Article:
Japan Considers Helping Cambodia to Prepare for ASEM and ASEAN summit

Prime Minister Hun Sen (R) talks with Japanese Ambassador to Cambodia Mikami Masahiro (L) during the meeting at Peace Palace. Photo: Facebook Samdech Hun Sen, Cambodian Prime Minister

Following a meeting at Peace Palace, Japanese Ambassador Mikami Masahiro has today hinted that Japan may be willing to provide financial and logistical support to Cambodia for the upcoming multilateral summits. 



PHNOM PENH--Tokyo is reportedly considering providing assistance to Cambodia when it hosts the 13th Asia-Europe Meeting (ASEM) Summit and ASEAN Summit in 2022, Japanese Ambassador Mikami Masahiro said. 



Mikami made the remarks during a meeting with Prime Minister Hun Sen at Peace Palace, the Prime Minister’s office today. 



“Japan is considering assisting Cambodia in preparing to host the Asia-Europe Meeting Summit this year, as well as ASEAN Summit in 2022,” Mikami was quoted as saying, according to a post on Hun Sen’s Facebook page. “Japan is also considering the provision of financial assistance to Cambodia for the purchase of cars and equipment when preparing for the 2022 ASEAN Summit.”



Cambodia will host the 13th biennial ASEM Summit for the first time from Nov. 16-17 in Phnom Penh. Foreign leaders from Europe and Asia are expected to attend the summit. Chinese Premier Li Keqiang and Myanmar State Counsellor Aung San Suu Kyi have confirmed their attendance.



Phnom Penh will then chair another multilateral event in 2022, when regional leaders will be gathering for the ASEAN Summit. Leaders from dialogue partner countries including China, Japan, South Korea and India will also attend.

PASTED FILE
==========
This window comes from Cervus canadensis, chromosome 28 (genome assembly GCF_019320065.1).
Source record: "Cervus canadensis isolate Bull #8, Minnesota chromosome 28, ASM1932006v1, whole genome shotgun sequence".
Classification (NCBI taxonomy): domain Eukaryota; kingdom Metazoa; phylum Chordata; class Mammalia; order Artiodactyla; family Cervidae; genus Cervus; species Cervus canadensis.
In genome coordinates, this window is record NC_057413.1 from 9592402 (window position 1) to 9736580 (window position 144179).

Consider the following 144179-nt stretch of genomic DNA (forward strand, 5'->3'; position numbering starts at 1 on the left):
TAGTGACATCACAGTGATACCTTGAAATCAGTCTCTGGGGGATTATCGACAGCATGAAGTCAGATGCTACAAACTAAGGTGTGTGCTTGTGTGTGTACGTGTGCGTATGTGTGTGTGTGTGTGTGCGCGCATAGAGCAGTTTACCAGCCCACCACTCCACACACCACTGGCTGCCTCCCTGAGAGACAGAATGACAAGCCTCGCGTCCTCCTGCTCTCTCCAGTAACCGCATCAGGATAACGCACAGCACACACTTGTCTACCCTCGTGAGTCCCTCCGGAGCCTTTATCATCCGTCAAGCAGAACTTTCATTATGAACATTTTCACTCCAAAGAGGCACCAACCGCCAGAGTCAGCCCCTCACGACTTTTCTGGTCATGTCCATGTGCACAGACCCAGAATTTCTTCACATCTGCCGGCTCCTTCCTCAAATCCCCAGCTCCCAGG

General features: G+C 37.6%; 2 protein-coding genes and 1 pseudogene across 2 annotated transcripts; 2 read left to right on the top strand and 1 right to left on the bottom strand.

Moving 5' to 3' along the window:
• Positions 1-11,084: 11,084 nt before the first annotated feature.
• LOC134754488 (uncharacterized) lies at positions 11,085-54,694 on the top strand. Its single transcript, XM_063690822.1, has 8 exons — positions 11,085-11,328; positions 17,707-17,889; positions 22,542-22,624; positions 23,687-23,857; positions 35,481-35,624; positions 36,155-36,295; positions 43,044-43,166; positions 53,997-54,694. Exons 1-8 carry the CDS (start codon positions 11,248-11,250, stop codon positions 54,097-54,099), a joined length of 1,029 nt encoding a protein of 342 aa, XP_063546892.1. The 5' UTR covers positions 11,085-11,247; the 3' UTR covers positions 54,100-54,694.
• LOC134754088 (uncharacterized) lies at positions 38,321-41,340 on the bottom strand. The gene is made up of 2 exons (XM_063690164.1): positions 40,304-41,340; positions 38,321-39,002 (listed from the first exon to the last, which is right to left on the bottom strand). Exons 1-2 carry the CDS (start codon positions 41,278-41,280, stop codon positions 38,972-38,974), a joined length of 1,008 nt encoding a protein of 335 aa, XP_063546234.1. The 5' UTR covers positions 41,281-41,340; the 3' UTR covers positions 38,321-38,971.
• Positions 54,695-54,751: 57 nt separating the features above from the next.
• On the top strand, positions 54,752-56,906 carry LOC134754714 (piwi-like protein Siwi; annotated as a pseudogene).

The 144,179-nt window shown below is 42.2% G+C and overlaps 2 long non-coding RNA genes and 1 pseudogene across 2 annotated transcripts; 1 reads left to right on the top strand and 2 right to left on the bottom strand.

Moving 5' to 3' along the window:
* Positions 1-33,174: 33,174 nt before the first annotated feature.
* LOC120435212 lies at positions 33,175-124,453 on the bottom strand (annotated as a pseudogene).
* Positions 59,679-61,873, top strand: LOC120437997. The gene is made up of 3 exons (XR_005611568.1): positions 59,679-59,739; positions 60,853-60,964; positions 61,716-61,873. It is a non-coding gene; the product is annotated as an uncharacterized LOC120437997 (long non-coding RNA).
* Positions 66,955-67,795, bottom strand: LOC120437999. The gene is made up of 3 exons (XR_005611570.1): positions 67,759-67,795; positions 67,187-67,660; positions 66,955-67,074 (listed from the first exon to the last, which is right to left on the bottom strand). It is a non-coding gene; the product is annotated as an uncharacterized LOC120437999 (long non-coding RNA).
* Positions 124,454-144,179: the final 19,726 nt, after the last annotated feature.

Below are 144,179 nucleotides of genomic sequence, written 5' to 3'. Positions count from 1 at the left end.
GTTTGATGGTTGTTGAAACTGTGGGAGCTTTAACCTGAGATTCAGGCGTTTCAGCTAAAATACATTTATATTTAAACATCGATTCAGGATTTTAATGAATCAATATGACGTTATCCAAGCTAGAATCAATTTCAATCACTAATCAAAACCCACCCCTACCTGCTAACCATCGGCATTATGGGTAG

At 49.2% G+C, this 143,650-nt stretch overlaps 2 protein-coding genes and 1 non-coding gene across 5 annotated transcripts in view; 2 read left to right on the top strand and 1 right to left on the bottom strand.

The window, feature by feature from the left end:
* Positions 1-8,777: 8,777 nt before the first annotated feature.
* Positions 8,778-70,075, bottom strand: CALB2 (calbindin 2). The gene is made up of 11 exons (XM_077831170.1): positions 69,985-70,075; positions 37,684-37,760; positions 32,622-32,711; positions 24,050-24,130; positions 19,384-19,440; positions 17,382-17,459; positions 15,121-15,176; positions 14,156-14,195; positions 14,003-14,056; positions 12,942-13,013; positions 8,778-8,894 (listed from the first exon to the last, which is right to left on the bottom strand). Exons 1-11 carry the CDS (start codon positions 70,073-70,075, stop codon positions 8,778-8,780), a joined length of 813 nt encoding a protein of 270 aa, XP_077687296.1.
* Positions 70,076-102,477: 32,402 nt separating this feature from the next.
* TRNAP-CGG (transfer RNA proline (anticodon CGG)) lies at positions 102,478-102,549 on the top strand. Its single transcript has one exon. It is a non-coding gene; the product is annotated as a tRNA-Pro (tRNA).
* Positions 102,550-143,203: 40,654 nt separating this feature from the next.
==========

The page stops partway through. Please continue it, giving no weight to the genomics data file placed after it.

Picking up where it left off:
For his part, Hun Sen expressed his gratitude to Japan for helping Cambodia to prepare for the success of two summits, he said on Facebook. 



According to the Facebook post, Mikami told Hun Sen that Japan will continue to support Cambodia Mine Action Center (CMAC) in demining the country and is considering providing more funding to the center. Hun Sen’s post continued, saying that after the completion of the Japanese-led clean water project, Tokyo will also help Phnom Penh in dealing with garbage. Three Japanese companies are reportedly interested in joining the bidding process to collect the city’s trash.  



Hen Sen wrote that he welcomes Japanese companies to join the selection process since the previous company didn’t have enough capacity to do their job, particularly at a time when the size of Phnom Penh is expanding from 300 square kilometers to 600 square kilometers. 


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